Saint Marys Luton Additions and Alterations
Saint Mary's from the east September 2009
Former County Archivist Chris Pickford wrote a series for Bedfordshire Historical Record Society on Bedfordshire churches in the 19th century, from which this article is derived. The first record of work on the church dates to 1555/6 when ornaments and plate were sold for "the maykynge of an ile of the church" (presumably meaning paving or repair of north or south aisle as both aisles are much older than the 16th century) as well as to buy new ornaments. The antiquary William Camden noted in 1586 that: "the choir [chancel] there [was] roofless and overgrown with weeds". The liability to repair the chancel fell on Trinity College, Oxford, who were compelled by the Court of Exchequer to renovate it early in the 17th century. Various of the church bells were recast in 1602, 1616, 1637 and 1670 and by 1707 there were five bells, a clock and chimes in the tower.
The west tower of Saint Mary's September 2009
By 1721 a gallery was located above the chancel arch and the west end of the chancel and was known as the Hoo Gallery, later the Bute Gallery. It was not taken down until 1855 as it obscured the view of the chancel from the nave. Faculty papers have survived in the Diocesan Archive at Lincoln noting galleries being dismantled in 1691 and 1706 but not where they were. The five bells were again recast in 1727 because they were "of a very extraordinary weight and too heavy for the fabrick" [ABF3/129-130] into six smaller, lighter bells. The tenor bell was again recast in 1761 and in 1775 the other bells were again recast to make a ring of eight. As noted in Bedfordshire Magazine Volume III (page 62) when the founder of Methodism, John Wesley preached at Luton in 1772 he noted in his diary that: "the frost was exceeding sharp, and the glass was taken out of the windows". A chandelier, described in a terrier of 1822, was put into the church around the same time as Wesley preached there. The chancel was re-roofed in the late 18th century and a large Georgian window inserted into the east wall of the chancel. New charity boards were put up in 1781.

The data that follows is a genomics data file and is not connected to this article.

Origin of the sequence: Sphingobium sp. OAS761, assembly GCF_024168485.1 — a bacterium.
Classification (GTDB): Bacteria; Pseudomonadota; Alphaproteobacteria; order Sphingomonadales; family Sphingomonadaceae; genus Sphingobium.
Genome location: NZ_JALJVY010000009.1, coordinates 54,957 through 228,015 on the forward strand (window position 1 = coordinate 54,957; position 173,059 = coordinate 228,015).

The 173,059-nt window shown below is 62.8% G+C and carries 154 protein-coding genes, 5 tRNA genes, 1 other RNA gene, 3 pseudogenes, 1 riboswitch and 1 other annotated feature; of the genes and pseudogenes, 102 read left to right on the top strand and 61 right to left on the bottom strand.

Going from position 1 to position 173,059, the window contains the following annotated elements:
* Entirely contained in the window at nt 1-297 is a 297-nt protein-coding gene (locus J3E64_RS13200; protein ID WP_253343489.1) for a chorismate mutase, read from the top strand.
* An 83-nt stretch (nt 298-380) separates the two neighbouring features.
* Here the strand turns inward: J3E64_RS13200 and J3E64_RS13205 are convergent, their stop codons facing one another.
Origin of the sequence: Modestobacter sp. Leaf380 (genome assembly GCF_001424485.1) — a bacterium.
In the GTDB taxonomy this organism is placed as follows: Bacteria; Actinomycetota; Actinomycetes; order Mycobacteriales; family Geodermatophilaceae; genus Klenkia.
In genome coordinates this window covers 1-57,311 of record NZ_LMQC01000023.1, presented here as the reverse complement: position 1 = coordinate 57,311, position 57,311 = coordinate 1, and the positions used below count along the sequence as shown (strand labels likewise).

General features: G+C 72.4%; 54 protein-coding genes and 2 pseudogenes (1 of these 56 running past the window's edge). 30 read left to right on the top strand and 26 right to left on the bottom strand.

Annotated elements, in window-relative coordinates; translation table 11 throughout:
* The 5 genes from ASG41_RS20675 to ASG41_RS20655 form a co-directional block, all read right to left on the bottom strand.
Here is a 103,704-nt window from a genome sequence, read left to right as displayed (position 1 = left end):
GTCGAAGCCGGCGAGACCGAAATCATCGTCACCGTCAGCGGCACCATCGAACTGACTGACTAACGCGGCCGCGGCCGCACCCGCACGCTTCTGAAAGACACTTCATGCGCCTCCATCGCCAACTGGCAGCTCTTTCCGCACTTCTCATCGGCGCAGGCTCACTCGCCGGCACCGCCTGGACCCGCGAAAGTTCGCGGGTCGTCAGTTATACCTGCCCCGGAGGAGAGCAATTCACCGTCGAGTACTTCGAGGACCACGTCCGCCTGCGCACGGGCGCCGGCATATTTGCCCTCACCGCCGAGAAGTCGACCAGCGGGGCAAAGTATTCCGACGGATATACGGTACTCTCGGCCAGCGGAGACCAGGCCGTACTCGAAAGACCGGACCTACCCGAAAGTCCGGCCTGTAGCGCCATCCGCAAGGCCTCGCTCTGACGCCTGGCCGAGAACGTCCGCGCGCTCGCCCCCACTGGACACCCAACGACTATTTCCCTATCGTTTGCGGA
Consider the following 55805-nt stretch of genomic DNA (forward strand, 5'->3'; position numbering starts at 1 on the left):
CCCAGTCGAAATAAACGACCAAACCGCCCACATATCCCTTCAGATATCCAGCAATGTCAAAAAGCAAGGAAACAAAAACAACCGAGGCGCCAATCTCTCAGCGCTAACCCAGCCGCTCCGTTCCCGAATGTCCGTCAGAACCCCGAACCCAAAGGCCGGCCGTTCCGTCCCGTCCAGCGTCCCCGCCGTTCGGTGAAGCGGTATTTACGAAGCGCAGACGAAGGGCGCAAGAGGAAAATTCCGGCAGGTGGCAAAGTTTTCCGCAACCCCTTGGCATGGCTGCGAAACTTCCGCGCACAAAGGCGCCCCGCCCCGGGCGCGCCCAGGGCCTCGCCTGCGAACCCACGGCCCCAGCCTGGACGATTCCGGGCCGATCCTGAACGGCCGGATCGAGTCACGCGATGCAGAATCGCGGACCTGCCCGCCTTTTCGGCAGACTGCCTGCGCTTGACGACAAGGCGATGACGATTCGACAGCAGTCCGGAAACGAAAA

Saint Mary's in 1805 [X254/88/170]
The pews were improved between 1809 and 1813 and in 1819 the font was painted and the chancel arch varnished [P85/25/1/1]. In 1822 the font was moved from the west end of the nave into the south transept, only to be put back in 1866! [P85/2/4/12/12]. New seats were installed in the church between 1823 and 1829 and a west gallery erected in 1823 with an organ in it [P85/25/1/1]. The exterior of the church, including the steeple, were also carried out in the 1820s, having been ordered by the archdeacon. The Someries Chapel was repaired in 1831 and the clock in 1837 [P85/5/1].
Saint Mary's in 1806 [X376/36]
The roof was repaired in 1854 and by this date a number of observers had commented on the poor and neglected appearance of the church, at odds with the evident prosperity of the town at this time. In the 1850s the plaster ceiling in the chancel was removed to expose the wooden beams. The steeple was repaired between 1859 and 1861.
James O'Neill [P85/28/4/25]
In 1863 the energetic new vicar, James O'Neill, began the task, long overdue, of restoring the church. He engaged George Edmund Street as architect who began by repairing the chancel and the east end of the church, paid for by John Sambrooke Crawley of Stockwood, between 1864 and 1865 [P85/2/4]. The organ was moved into the Wenlock Chapel and the church was completely re-seated by 1866 with chairs being used instead of pews. Whilst the church was closed for repairs services were held in a wooden building in Albert Road; in 1866 this was leased out to the Wesleyan Methodists and sold to them a year later, becoming Albert Road Wesleyan Methodist Church. Again in 1866 the Georgian window in the east wall of the chancel was removed and a pair of lancet windows substituted. New choir stalls were introduced between 1867 and 1868. Fragments of the old rood screen were re-assembled as a screen for the Hoo Chapel.